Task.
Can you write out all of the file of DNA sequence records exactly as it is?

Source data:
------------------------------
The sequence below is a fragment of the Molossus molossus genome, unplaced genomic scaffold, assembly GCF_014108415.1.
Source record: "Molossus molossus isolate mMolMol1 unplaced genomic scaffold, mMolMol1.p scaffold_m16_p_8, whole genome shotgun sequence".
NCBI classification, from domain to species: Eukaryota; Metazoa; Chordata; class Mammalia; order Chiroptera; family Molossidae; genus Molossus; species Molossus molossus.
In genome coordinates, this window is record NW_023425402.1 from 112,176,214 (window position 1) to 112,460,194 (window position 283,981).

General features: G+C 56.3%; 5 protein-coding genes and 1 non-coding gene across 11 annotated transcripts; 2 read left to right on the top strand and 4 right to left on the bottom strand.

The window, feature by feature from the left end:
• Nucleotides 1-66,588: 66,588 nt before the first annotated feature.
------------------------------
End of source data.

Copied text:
The sequence below is a fragment of the Molossus molossus genome, unplaced genomic scaffold, assembly GCF_014108415.1.
Source record: "Molossus molossus isolate mMolMol1 unplaced genomic scaffold, mMolMol1.p scaffold_m16_p_8, whole genome shotgun sequence".
NCBI classification, from domain to species: Eukaryota; Metazoa; Chordata; class Mammalia; order Chiroptera; family Molossidae; genus Molossus; species Molossus molossus.
In genome coordinates, this window is record NW_023425402.1 from 112,176,214 (window position 1) to 112,460,194 (window position 283,981).

General features: G+C 56.3%; 5 protein-coding genes and 1 non-coding gene across 11 annotated transcripts; 2 read left to right on the top strand and 4 right to left on the bottom strand.

The window, feature by feature from the left end:
• Nucleotides 1-66,588: 66,588 nt before the first annotated feature.